Too Soon to Panic, a memoir of the game's amateur days by Gordon Forbes, is one of the best books that tennis has inspired. Which is appropriate, because the title still serves as a useful reminder to the sport’s most fanatical followers. When it comes to the fortunes of their favorite players, it’s always too soon to freak out. Novak Djokovic, Serena Williams, Rafael Nadal, Maria Sharapova, Roger Federer: They’ve had their ups and downs, slumps and injuries, chokes and brain cramps over the last decade, but with them, trouble never lasts for long. As 2015 begins, these elder statesmen and stateswomen remain comfortably lodged in the Top 5.
But how long can that fact keep their fan camps happy and calm? The season’s first week may already be making two of them a little twitchy. In Doha, Nadal and Djokovic each headed for the exit much earlier than expected. On Tuesday, Rafa lost his opening match to 34-year-old qualifier and world No. 127 Michael Berrer 1-6, 6-3, 6-4. On Thursday, Nole went out to an even older player, Ivo Karlovic, who will be 36 next month, 6-7(2), 7-6(6), 6-4. In both cases, the world’s No. 1 and 3 players faltered down the stretch, while their lower-ranked opponents rose to the occasion.
Nerves are bound to be riding a little higher on the Nadal side, and the headlines this week played on that anxiety.
RAFAEL NADAL SUFFERS SHOCK DEFEAT TO MICHAEL BERRER IN DOHA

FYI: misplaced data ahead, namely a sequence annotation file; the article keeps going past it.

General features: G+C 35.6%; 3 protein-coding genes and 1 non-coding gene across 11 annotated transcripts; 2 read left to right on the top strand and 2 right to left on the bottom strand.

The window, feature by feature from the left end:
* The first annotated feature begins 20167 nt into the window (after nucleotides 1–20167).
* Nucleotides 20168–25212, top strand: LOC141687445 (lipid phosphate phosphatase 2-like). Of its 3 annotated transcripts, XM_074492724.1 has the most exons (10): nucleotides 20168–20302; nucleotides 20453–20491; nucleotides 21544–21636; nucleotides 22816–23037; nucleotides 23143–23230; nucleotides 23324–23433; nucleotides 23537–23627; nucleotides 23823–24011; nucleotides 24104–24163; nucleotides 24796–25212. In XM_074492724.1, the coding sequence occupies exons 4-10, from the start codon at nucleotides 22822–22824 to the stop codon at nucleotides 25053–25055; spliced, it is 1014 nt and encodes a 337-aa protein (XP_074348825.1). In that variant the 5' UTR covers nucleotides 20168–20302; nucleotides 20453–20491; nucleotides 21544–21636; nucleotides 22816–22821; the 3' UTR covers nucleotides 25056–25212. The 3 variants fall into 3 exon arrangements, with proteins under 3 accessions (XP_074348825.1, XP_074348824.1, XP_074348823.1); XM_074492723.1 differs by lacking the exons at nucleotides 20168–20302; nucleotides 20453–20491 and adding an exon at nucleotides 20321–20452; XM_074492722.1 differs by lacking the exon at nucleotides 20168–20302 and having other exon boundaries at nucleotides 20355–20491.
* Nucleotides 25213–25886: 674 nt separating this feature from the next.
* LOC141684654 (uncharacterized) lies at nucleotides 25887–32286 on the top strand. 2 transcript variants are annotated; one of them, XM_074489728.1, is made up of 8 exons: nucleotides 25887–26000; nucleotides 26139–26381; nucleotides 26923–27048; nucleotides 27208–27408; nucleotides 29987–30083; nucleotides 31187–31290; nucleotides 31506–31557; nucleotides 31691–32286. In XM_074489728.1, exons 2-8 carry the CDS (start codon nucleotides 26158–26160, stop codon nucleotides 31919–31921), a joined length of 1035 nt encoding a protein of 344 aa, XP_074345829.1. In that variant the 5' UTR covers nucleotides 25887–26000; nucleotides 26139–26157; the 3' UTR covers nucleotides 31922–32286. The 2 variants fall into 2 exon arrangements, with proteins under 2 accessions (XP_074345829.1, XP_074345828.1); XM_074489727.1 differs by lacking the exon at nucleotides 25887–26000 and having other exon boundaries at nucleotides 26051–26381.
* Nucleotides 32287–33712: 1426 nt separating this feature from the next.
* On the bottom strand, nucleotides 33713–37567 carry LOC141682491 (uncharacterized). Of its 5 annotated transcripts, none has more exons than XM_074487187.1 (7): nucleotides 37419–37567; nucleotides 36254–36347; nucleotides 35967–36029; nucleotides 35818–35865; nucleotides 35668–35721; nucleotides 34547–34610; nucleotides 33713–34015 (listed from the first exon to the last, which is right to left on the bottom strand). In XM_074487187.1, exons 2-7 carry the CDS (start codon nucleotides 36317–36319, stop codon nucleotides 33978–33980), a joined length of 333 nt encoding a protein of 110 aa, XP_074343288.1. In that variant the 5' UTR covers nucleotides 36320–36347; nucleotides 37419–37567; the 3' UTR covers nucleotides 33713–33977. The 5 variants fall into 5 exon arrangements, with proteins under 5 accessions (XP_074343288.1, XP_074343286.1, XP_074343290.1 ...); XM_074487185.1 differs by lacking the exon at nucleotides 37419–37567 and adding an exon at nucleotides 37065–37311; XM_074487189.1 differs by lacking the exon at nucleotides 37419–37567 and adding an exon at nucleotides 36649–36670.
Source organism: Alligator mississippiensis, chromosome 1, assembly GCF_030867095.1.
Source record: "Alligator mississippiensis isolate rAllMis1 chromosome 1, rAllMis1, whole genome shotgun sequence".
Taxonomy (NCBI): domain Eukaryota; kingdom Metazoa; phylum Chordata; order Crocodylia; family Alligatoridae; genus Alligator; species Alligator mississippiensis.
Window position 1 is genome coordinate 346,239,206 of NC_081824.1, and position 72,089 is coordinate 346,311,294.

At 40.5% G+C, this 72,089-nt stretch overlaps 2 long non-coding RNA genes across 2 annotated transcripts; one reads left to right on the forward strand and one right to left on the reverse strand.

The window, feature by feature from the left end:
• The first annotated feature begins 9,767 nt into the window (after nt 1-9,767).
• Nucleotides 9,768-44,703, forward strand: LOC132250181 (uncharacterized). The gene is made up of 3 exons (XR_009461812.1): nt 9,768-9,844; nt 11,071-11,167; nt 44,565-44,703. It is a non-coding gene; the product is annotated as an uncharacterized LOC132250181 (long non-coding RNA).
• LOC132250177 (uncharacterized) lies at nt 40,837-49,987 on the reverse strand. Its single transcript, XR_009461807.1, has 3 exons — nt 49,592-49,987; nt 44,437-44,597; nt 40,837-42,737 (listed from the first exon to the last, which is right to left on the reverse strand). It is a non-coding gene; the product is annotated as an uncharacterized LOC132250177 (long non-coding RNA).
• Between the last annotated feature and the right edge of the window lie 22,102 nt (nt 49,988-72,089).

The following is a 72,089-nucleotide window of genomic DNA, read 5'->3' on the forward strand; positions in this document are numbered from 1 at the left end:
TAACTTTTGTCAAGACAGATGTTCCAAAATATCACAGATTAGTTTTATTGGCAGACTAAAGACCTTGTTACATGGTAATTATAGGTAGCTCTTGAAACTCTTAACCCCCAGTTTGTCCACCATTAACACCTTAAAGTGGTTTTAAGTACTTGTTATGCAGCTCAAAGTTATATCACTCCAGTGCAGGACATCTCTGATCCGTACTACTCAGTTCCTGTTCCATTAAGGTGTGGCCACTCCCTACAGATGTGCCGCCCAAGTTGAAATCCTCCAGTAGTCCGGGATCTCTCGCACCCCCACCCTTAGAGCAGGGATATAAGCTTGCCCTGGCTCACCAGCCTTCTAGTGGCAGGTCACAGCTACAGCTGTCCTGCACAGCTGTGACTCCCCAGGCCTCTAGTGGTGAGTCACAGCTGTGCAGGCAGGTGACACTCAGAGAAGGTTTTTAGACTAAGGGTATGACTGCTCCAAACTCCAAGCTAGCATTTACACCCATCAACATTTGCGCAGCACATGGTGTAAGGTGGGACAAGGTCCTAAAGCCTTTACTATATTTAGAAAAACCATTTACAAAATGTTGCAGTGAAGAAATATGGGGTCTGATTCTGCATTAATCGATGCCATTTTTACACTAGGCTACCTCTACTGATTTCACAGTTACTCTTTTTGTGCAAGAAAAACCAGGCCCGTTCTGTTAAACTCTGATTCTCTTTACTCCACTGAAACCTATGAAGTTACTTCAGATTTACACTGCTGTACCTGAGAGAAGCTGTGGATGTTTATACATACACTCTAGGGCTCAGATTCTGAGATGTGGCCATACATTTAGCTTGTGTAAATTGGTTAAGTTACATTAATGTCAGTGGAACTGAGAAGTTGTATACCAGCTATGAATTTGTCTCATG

World No. 3 made the worst possible start to the new season
That’s how the (non-tabloid) BBC News played Rafa's defeat, and it didn’t take long for the story to zero in on the most troubling aspect of the story.
“Nadal, 28, played only seven matches between Wimbledon and the end of last season as he struggled first with a wrist injury and then appendicitis.”
This was Nadal’s first official match of 2015, and opening it with a loss to a qualifier, just two weeks before one of the year’s four majors, is unfortunate at best, troubling at worst. Rafa not only has a history of injury, he has a history of injury at this time of year, and especially at the Australian Open. In 2006, he was forced to skip the tournament with a foot problem; in 2010, he retired against Andy Murray with a knee issue; in 2011, he lost in straight sets to David Ferrer after tearing his hamstring; and last year a back spasm forced him to hobble through the last three sets of his final-round loss to Stan Wawrinka. Even in 2012, when he also made the final, he did it only after another surviving another near-knee disaster the weekend before the tournament started.
Maybe that’s why there was talk on Twitter this week about how often Nadal was bending and stretching his back in practice—was there a flare-up? Maybe that’s why we heard that Uncle Toni was flying in to the rescue. Maybe that's why there worry over his ranking if he goes out early in Oz. Maybe that’s why a Rafa fan I play tennis with has started pinning all of his hopes on the French Open, as if his career is over everywhere else. Maybe that’s why, judging from news reports after the Doha defeat, it seemed that Nadal might pull the plug on the entire Aussie trip and head straight for South American dirt. There was certainly precedent: That’s how he made his last comeback, in 2013, and he ended up winning two majors and finishing No. 1.
But reading Nadal’s post-loss presser transcript from Doha made it clear that this wasn't his plan in 2015. In fact, he sounded the way he has always sounded in these situations.
He was honest and specific about how he lost: “I think I play a great first set...but at the end I had a bad game in the third one, fourth one of the second set. He break me. After that everything changed. He played well. I was playing with more nerves than usual after—as I said before, after long time I wanted to win. I know that winning a couple of matches here will help me. So that makes me play a little bit more under more tension. Comebacks are tough; I’m not an exception.”